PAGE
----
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Back TO Main!

William Henry Ostermeyer

 

Name: William Henry Ostermeyer
Rank/Branch: O2/US Air Force
Unit: 435th Tactical Fighter Squadron, Ubon AF TH
Date of Birth: 15 March 1945 (Cleveland OH)
Home City of Record: Orlando FL
Date of Loss: 12 May 1972
Country of Loss: Laos
Loss Coordinates: 171200N 1960900E (XE222018)
Status (in 1973): Missing in Action
Category: 4
Aircraft/Vehicle/Ground: F4D
Other Personnel in Incident: Lonnie P. Bogard (Missing)

Here is His story!

 

William's Story!

 The Phantom, used by Air Force, Marine and Navy air wings,
served a 
multitude of functions including fighter-bomber and interceptor, photo
and 
electronic surveillance. The two man aircraft was extremely fast (Mach
2), and 
had a long range (900 - 2300 miles, depending on stores and mission
type). The 
F4 was also extremely maneuverable and handled well at low and high
altitudes. 
The F4 was selected for a number of state-of-the-art electronics
conversions, 
which improved radar intercept and computer bombing capabilities
enormously. 
Most pilots considered it one of the "hottest" planes around. 

Capt. Lonnie P. Bogard, had celebrated his birthday the day before he
was 
assigned a night low-level reconnaissance mission along the Ho Chi Minh
trail on 
May 12, 1972. Bogard was the pilot, and 1Lt. William H. Ostermeyer the 
electronics officer comprising the crew of an F4D Phantom. The mission
went 
according to plan until after a scheduled mid-air refueling, after which
radio 
contact was lost with the aircraft. At last contact, Bogard and
Ostermeyer were 
near the Ban Karai Pass in Savannakhet Province, Laos. 

The Ban Karai Pass was one of several passageways through the
mountainous border 
of Vietnam and Laos. American aircraft flying from Thailand to missions
over 
North Vietnam flew through them regularly, and many aircraft were lost.
On the 
Laos side of the border coursed the "Ho Chi Minh Trail", a road heavily 
traveled by North Vietnamese troops moving materiel and personnel to
their 
destinations through the relative safety of neutral Laos. The return
ratio of 
men lost in and around the passes is far lower than that of those men
lost in 
more populous areas, even though both were shot down by the same enemy
and the 
same weapons. This is partly due to the extremely rugged terrain and
resulting 
difficulty in recovery. 

The U.S. Air Force placed Bogard and Ostermeyer in the category of
Missing in 
Action. The Defense Intelligence Agency (DIA) further refined that
category to 
include the likelihood of enemy knowledge, classifying Bogard and
Ostermeyer as 
Category 4. Category 4 includes those individuals on whom no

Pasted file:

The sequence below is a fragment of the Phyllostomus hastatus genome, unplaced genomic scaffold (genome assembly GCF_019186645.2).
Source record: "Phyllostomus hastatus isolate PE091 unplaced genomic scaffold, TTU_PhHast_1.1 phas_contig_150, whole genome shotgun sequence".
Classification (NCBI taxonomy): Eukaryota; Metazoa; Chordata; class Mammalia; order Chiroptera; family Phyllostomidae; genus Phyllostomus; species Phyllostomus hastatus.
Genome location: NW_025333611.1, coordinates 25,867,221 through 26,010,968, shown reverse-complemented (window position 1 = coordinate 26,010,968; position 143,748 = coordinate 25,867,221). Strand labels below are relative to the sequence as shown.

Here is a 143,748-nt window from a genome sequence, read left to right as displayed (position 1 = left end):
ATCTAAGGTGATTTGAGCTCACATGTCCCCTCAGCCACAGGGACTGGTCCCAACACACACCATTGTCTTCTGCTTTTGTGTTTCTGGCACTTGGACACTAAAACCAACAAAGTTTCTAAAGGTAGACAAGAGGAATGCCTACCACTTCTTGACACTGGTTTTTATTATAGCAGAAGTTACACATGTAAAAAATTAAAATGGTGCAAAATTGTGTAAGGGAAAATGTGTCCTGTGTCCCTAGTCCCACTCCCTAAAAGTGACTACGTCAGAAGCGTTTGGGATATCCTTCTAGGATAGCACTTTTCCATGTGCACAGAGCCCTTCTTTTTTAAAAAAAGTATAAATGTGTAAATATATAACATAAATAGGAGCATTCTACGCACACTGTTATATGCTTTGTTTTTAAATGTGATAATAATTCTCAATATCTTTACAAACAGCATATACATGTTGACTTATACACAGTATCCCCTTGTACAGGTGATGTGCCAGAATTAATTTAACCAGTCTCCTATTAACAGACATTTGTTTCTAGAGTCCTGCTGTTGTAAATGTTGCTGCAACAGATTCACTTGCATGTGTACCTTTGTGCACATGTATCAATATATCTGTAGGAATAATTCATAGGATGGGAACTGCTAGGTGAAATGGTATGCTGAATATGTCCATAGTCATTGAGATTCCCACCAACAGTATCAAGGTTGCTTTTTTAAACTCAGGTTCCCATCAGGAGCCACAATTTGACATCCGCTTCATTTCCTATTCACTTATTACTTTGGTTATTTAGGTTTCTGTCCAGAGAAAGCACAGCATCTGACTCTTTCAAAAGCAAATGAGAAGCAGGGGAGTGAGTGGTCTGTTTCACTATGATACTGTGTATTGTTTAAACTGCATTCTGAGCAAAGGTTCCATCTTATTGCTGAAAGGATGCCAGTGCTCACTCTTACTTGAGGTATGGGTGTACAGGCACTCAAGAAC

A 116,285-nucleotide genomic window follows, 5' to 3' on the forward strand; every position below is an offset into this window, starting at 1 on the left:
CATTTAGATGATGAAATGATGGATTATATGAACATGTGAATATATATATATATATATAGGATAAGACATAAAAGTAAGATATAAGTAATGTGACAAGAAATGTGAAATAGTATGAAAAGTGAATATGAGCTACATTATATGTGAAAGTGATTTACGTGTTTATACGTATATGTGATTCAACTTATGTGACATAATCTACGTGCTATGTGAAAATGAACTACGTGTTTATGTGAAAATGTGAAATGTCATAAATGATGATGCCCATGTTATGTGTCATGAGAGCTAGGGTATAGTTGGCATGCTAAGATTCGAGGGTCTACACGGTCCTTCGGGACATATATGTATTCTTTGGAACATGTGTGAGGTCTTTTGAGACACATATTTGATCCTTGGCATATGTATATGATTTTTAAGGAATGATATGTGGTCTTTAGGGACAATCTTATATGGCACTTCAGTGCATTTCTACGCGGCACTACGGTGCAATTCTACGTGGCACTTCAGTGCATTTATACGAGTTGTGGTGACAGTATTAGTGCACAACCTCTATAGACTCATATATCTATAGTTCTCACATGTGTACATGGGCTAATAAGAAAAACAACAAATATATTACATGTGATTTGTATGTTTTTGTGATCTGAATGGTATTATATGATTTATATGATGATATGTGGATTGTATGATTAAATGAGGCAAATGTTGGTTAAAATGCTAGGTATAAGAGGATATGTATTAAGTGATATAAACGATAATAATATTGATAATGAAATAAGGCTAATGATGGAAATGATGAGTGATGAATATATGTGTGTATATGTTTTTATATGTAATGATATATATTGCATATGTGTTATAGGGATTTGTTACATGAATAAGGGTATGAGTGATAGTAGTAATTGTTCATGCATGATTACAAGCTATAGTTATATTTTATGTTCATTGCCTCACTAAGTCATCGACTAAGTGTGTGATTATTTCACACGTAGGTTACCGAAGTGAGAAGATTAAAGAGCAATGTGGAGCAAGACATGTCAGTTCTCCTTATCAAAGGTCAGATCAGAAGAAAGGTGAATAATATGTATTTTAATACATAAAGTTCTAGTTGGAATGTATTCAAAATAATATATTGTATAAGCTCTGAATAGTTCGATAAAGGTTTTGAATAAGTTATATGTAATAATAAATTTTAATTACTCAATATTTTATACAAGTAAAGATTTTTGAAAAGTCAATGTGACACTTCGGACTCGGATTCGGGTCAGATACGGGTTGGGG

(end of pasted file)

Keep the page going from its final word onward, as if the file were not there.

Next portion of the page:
intelligence exists 
to support the belief that the enemy knew details of the loss, or
individuals 
whose loss time and location are unknown. 

The families of Bogard and Ostermeyer understood that the two could have
been 
captured by either Pathet Lao forces or North Vietnamese, and waited for
the war 
to end. 

When peace agreements were signed, Secretary of State Henry Kissinger
informed 
the families of the men prisoner and missing that their men would soon
come 
home. When asked specifically if the agreements included all countries
(Vietnam, 
Cambodia, China and Laos), Kissinger replied, "What do you think took us
so 
long." 

When 591 American prisoners were released in the spring of 1973, it
became 
evident that Kissinger had lied to the families. No prisoners held by
the 
Chinese, Lao or Cambodians were released, even though the Pathet Lao had
stated 
on a number of occasions that they held "tens of tens" of Americans.
Kissinger 
had not negotiated for these men. 

In Laos alone, nearly 600 Americans are Prisoner of War or Missing in
Action. 
Since 1975, nearly 10,000 reports relating to Americans still missing in 
Southeast Asia, convincing many authorities that hundreds of Americans
are still 
held in captivity. Lonnie Bogard and William Ostermeyer could be among
them. 
It's time we brought our men home. 
 I cannot emphasize enough how important it is to keep pushing this
issue inside the Beltway...
The need to get specific answers is more important now than ever before.
If still alive, some MIAs are now in their 70s...They don't have much
time left. We have to demand the answers from the bureaucrats and keep
standing on their necks (figuratively speaking) until they get the
message that THEY work for US and that we are serious about getting
these long overdue responses. Diplomatic considerations aside...
We can no longer allow questionable protocols established by
pseudo-aristocratic armchair strategists, to determine or influence the
fate of the men who were in the trenches while the diplomats were
sharing sherry and canapes and talking about "Their Plans" for the
future of SE Asia.
If you'd like to see what some others are doing in addition to writing
their congressmen, senators and the Whitehouse, check out some of these
sites: 
http://hawk.nji.com/~mred/mialist.htm

Another remarkable site is by an 11 year old angel who never even set
foot on American soil...She not only put up a page...she started a major
project for an organization of Kids on the Net called KeyPals
International.
Her MIA page is at http://www.geocities.com/~angelicdevil/mia.html but
don't miss her Bring Grandpa Home page at
http://www.worldkids.net/clubs/kci/projects/Bring.html.
If you come away from that site without a lump in your throat, then you
just weren't paying attention.

Credits

Source: Compiled by Homecoming II Project 30 April 1990 from one or more of the following: raw data from U.S. Government agency sources, correspondence with POW/MIA families, published sources, interviews.